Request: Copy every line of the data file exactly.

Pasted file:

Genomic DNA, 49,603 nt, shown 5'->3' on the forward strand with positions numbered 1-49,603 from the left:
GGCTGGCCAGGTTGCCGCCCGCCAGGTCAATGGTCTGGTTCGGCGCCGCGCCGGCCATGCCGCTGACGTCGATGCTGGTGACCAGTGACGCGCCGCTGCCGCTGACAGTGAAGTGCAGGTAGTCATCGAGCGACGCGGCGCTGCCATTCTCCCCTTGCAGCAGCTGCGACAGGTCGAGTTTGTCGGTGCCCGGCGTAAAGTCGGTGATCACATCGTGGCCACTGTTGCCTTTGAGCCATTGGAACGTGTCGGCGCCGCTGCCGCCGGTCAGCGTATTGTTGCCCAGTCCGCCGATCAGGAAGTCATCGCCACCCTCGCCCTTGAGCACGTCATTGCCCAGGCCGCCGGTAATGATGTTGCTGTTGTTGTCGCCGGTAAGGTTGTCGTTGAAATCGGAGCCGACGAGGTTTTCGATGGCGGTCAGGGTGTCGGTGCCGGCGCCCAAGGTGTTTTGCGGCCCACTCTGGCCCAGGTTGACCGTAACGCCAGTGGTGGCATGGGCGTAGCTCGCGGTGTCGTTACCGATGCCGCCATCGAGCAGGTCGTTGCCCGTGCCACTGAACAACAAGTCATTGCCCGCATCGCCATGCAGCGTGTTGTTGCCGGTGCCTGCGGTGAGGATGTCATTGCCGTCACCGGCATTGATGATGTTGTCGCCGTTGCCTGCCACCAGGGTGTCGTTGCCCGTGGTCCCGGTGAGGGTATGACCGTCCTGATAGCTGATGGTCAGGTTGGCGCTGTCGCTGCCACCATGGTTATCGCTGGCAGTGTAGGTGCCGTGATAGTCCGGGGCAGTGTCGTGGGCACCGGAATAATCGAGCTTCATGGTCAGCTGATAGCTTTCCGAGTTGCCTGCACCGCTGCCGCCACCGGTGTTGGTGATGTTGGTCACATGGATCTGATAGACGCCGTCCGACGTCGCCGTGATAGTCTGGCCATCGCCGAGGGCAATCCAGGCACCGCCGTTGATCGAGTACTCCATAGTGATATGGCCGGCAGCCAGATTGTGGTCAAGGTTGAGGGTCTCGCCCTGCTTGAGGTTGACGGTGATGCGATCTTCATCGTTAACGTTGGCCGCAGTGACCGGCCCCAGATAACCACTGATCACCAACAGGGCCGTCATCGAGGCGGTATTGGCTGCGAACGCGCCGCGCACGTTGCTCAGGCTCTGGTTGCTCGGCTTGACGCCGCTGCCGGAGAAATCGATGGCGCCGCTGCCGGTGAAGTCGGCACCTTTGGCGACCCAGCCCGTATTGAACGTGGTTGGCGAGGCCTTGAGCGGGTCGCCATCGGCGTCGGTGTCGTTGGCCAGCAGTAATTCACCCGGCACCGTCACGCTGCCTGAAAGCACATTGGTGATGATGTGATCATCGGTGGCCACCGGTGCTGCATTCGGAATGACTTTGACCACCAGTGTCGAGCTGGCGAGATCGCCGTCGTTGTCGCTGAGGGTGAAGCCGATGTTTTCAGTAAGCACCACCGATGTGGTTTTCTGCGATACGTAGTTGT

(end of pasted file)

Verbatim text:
Genomic DNA, 49,603 nt, shown 5'->3' on the forward strand with positions numbered 1-49,603 from the left:
GGCTGGCCAGGTTGCCGCCCGCCAGGTCAATGGTCTGGTTCGGCGCCGCGCCGGCCATGCCGCTGACGTCGATGCTGGTGACCAGTGACGCGCCGCTGCCGCTGACAGTGAAGTGCAGGTAGTCATCGAGCGACGCGGCGCTGCCATTCTCCCCTTGCAGCAGCTGCGACAGGTCGAGTTTGTCGGTGCCCGGCGTAAAGTCGGTGATCACATCGTGGCCACTGTTGCCTTTGAGCCATTGGAACGTGTCGGCGCCGCTGCCGCCGGTCAGCGTATTGTTGCCCAGTCCGCCGATCAGGAAGTCATCGCCACCCTCGCCCTTGAGCACGTCATTGCCCAGGCCGCCGGTAATGATGTTGCTGTTGTTGTCGCCGGTAAGGTTGTCGTTGAAATCGGAGCCGACGAGGTTTTCGATGGCGGTCAGGGTGTCGGTGCCGGCGCCCAAGGTGTTTTGCGGCCCACTCTGGCCCAGGTTGACCGTAACGCCAGTGGTGGCATGGGCGTAGCTCGCGGTGTCGTTACCGATGCCGCCATCGAGCAGGTCGTTGCCCGTGCCACTGAACAACAAGTCATTGCCCGCATCGCCATGCAGCGTGTTGTTGCCGGTGCCTGCGGTGAGGATGTCATTGCCGTCACCGGCATTGATGATGTTGTCGCCGTTGCCTGCCACCAGGGTGTCGTTGCCCGTGGTCCCGGTGAGGGTATGACCGTCCTGATAGCTGATGGTCAGGTTGGCGCTGTCGCTGCCACCATGGTTATCGCTGGCAGTGTAGGTGCCGTGATAGTCCGGGGCAGTGTCGTGGGCACCGGAATAATCGAGCTTCATGGTCAGCTGATAGCTTTCCGAGTTGCCTGCACCGCTGCCGCCACCGGTGTTGGTGATGTTGGTCACATGGATCTGATAGACGCCGTCCGACGTCGCCGTGATAGTCTGGCCATCGCCGAGGGCAATCCAGGCACCGCCGTTGATCGAGTACTCCATAGTGATATGGCCGGCAGCCAGATTGTGGTCAAGGTTGAGGGTCTCGCCCTGCTTGAGGTTGACGGTGATGCGATCTTCATCGTTAACGTTGGCCGCAGTGACCGGCCCCAGATAACCACTGATCACCAACAGGGCCGTCATCGAGGCGGTATTGGCTGCGAACGCGCCGCGCACGTTGCTCAGGCTCTGGTTGCTCGGCTTGACGCCGCTGCCGGAGAAATCGATGGCGCCGCTGCCGGTGAAGTCGGCACCTTTGGCGACCCAGCCCGTATTGAACGTGGTTGGCGAGGCCTTGAGCGGGTCGCCATCGGCGTCGGTGTCGTTGGCCAGCAGTAATTCACCCGGCACCGTCACGCTGCCTGAAAGCACATTGGTGATGATGTGATCATCGGTGGCCACCGGTGCTGCATTCGGAATGACTTTGACCACCAGTGTCGAGCTGGCGAGATCGCCGTCGTTGTCGCTGAGGGTGAAGCCGATGTTTTCAGTAAGCACCACCGATGTGGTTTTCTGCGATACGTAGTTGT